1st Edition

Ideas Across Borders Translating Visions of Authority and Civil Society in Europe c.1600–1840

Edited By Gaby Mahlberg, Thomas Munck Copyright 2024
    334 Pages 11 B/W Illustrations
    by Routledge

    334 Pages 11 B/W Illustrations
    by Routledge

    Building on the historical study of cultural translation, this volume brings together a range of case studies and fresh approaches to early modern intellectual history by scholars from across Europe reflecting on ideological and political change from c. 1600 to 1840.

    Translations played a crucial role in the transmission of political ideas across linguistic and cultural borders in early modern Europe. Yet intellectual historians have been slow to adopt the study of translations as an analytical tool for the understanding of such cultural transfers. Recently, a number of different approaches to transnational intellectual history have emerged, allowing historians of early modern Europe to draw on work not just in translation studies, literary studies, conceptual history, the history of political thought and the history of scholarship, but also in the history of print and its significance for cultural transfer. Thorough qualitative and quantitative analysis of texts in translation can place them more accurately in time and space. This book provides a better understanding of the extent to which ideas crossed linguistic and cultural divides, and how they were re-shaped in the process.

    Written in an accessible style, this volume is aimed at scholars in cognate disciplines as well as at postgraduate students.

    1. Introduction: Ideas across Borders
    Gaby Mahlberg and Thomas Munck

    Part 1: Religious and Scholarly Translation

    2. From the Islamic world to Rome and Florence: translations and prints across early modern Europe
    Luisa Simonutti

    3. David Friedrich Megerlin (1698–1778) and his German Qur’an
    Asaph Ben-Tov

    Part 2: Translation Networks and the Dissemination of Texts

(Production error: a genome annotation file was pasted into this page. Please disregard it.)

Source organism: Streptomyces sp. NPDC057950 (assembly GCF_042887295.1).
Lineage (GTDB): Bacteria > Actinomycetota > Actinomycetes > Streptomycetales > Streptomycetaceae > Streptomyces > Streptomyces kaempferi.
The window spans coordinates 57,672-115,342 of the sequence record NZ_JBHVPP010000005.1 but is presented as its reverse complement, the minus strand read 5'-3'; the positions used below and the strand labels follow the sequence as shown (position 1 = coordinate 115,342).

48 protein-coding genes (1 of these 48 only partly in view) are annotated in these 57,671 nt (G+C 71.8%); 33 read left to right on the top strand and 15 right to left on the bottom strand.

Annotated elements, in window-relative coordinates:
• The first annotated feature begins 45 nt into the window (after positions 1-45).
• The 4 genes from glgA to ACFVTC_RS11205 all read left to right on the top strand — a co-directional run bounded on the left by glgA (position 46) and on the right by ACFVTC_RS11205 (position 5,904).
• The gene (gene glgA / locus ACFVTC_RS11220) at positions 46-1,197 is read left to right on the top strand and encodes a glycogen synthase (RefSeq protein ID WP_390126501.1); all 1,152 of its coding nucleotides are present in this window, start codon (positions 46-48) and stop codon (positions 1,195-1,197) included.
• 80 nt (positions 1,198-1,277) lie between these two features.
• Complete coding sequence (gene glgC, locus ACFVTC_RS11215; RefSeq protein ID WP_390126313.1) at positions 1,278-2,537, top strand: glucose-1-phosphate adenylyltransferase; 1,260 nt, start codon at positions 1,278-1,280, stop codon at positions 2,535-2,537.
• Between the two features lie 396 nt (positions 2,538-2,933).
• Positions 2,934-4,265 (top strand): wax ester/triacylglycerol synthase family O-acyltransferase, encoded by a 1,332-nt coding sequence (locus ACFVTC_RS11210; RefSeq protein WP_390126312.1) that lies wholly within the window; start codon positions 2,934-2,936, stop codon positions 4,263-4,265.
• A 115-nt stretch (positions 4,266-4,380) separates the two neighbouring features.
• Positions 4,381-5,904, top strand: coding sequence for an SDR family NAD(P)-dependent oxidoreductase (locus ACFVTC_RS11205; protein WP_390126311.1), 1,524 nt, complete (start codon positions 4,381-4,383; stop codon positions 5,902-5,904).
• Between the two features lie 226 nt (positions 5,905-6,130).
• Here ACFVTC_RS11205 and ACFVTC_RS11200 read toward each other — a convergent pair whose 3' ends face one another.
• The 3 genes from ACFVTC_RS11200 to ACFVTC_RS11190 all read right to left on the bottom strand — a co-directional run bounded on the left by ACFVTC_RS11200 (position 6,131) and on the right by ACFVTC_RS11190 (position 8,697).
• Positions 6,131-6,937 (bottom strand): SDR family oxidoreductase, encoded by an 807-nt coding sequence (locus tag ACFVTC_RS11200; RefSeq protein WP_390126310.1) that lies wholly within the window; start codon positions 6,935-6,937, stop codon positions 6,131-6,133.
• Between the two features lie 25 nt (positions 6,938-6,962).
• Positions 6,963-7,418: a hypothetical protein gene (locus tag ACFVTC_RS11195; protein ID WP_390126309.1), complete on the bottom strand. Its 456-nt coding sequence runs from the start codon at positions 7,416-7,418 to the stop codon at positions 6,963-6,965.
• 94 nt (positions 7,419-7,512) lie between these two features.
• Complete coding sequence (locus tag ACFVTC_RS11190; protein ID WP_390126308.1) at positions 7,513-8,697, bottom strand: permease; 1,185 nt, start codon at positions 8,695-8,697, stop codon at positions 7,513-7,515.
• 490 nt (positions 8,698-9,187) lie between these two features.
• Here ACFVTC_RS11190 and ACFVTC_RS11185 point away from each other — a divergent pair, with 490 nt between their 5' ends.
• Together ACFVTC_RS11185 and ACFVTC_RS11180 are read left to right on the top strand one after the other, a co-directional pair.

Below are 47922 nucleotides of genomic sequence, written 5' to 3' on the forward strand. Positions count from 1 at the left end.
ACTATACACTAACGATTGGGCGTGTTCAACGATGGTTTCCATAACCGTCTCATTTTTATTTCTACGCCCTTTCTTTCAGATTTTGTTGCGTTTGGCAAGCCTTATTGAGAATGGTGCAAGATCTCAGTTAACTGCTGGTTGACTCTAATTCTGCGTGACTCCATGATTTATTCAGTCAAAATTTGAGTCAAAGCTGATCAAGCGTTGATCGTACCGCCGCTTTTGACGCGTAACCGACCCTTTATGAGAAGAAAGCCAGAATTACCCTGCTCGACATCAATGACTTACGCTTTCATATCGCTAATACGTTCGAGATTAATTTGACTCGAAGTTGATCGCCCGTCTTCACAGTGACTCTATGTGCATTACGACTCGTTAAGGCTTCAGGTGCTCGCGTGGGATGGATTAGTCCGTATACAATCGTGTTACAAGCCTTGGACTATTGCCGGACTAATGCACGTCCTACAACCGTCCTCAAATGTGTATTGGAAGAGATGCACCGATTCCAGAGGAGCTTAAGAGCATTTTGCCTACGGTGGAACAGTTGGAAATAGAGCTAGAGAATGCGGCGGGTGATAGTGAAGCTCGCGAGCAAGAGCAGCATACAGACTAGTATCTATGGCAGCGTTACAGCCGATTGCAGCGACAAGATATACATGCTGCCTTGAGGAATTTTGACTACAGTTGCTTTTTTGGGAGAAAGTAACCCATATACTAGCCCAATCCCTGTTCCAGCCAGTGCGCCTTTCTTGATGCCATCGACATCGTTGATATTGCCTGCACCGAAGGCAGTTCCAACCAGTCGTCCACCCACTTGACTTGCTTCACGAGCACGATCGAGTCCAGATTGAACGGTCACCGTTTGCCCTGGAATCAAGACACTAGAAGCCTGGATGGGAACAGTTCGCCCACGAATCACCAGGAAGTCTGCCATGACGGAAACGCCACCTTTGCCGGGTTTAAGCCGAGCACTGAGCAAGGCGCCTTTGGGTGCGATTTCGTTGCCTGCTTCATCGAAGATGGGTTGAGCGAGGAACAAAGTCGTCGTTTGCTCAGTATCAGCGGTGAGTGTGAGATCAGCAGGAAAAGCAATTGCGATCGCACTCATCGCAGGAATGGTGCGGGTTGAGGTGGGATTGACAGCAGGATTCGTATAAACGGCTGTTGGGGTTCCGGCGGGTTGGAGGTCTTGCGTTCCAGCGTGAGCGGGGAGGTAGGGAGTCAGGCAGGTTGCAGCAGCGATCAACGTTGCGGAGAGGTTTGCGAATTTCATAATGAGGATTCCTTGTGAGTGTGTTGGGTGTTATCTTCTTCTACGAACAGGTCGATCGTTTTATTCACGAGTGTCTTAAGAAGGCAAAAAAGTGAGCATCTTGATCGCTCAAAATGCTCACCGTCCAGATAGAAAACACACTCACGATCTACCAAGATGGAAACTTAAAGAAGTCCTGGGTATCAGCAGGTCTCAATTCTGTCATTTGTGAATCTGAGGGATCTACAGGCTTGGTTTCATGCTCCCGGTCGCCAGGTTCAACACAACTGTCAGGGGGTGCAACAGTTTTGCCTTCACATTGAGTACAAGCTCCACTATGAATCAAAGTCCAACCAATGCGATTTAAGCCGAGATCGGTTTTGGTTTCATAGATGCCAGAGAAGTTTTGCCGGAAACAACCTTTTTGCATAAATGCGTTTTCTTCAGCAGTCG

4. The tasks of the translators: social networks and the publication of continental European writings during the English Revolution, 1641–1660
    Ariel Hessayon

    5. Pierre Des Maizeaux and the (Huguenot) business of translation in the early eighteenth century
    Ann Thomson

    Part 3: Delayed Translation

    6. Translation before translation: The dissemination of Harrington's republican ideas in French in the eighteenth century
    Myriam-Isabelle Ducrocq

    7. Translations of James Harrington’s political works during the French Revolution: Genre, materiality, and intention
    Rachel Hammersley

    8. Ancient wisdom for troubled times: Late eighteenth-century Dutch translations of the classics
    Wyger R.E. Velema

    9. Non-contemporaneous contemporaries: translating the (long) Enlightenment in Reform Era Hungary (1830s–1840s)
    László Kontler

    Part 4: Translation as Cultural Mediation

    10. Anglo-Italian cultural relations ‘through the lens of translation’: The first Italian editions of William Robertson’s History of Scotland
    Alessia Castagnino

    11. Algernon Sidney in German: The reviewer as an agent of cultural translation
    Gaby Mahlberg

    Part 5: Maps and Images in Translation

    12. A Printer’s View of Hugo Grotius’ Mare liberum (1633),
    Matthew Cleary, Edward Jones Corredera, Pablo Nicolas Dufour, Lara Muschel, Jonathan Nathan, Emanuele Salerno and Mark Somos

    13. Transforming the Carte de Tendre into A Voyage to the Isle of Love: The cultural transmission of a map of courtship from Madeleine de Scudéry’s French salons to Aphra Behn’s English readers
    Amelia Mills

    Part 6: Failed Translation

    14. The manifold strategies of seventeenth-century translators: the case of Du Verdus as translator of Thomas Hobbes
    Luc Borot

    15. Untranslatable, unsellable, unreadable?: Obstacles, delays and failures in cultural translation in print, 1640–1800
    Thomas Munck


    Gaby Mahlberg is a Marie Sklodowska-Curie Fellow at Newcastle University, UK. Her publications include The English Republican Exiles in Europe during the Restoration (2020) and Henry Neville and English Republican Culture in the Seventeenth Century: Dreaming of Another Game (2009).

    Thomas Munck is an Emeritus Professor of Early Modern European History at the University of Glasgow, UK. He adopts comparative historical perspectives, as in his Seventeenth Century Europe (2005), and in his Conflict and Enlightenment: Print and Political Culture in Europe 1635–1795 (2019).